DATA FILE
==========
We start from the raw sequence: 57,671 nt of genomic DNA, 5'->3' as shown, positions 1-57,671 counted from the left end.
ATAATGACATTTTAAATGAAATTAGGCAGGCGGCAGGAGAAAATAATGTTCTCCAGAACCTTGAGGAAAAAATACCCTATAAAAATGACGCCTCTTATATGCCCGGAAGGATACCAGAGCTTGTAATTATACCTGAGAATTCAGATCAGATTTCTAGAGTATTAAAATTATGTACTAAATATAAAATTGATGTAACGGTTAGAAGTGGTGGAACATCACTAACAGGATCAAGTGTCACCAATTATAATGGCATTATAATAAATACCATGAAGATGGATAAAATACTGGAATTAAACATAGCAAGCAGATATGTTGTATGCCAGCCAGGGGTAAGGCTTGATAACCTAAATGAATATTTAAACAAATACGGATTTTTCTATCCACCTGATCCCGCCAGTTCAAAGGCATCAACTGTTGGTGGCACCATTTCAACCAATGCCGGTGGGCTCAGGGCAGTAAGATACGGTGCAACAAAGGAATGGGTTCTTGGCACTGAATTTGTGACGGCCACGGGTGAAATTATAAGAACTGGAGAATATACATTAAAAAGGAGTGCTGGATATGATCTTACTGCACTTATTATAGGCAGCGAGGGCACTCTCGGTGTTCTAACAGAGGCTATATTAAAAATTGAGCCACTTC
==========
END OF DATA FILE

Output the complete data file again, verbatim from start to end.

We start from the raw sequence: 57,671 nt of genomic DNA, 5'->3' as shown, positions 1-57,671 counted from the left end.
ATAATGACATTTTAAATGAAATTAGGCAGGCGGCAGGAGAAAATAATGTTCTCCAGAACCTTGAGGAAAAAATACCCTATAAAAATGACGCCTCTTATATGCCCGGAAGGATACCAGAGCTTGTAATTATACCTGAGAATTCAGATCAGATTTCTAGAGTATTAAAATTATGTACTAAATATAAAATTGATGTAACGGTTAGAAGTGGTGGAACATCACTAACAGGATCAAGTGTCACCAATTATAATGGCATTATAATAAATACCATGAAGATGGATAAAATACTGGAATTAAACATAGCAAGCAGATATGTTGTATGCCAGCCAGGGGTAAGGCTTGATAACCTAAATGAATATTTAAACAAATACGGATTTTTCTATCCACCTGATCCCGCCAGTTCAAAGGCATCAACTGTTGGTGGCACCATTTCAACCAATGCCGGTGGGCTCAGGGCAGTAAGATACGGTGCAACAAAGGAATGGGTTCTTGGCACTGAATTTGTGACGGCCACGGGTGAAATTATAAGAACTGGAGAATATACATTAAAAAGGAGTGCTGGATATGATCTTACTGCACTTATTATAGGCAGCGAGGGCACTCTCGGTGTTCTAACAGAGGCTATATTAAAAATTGAGCCACTTC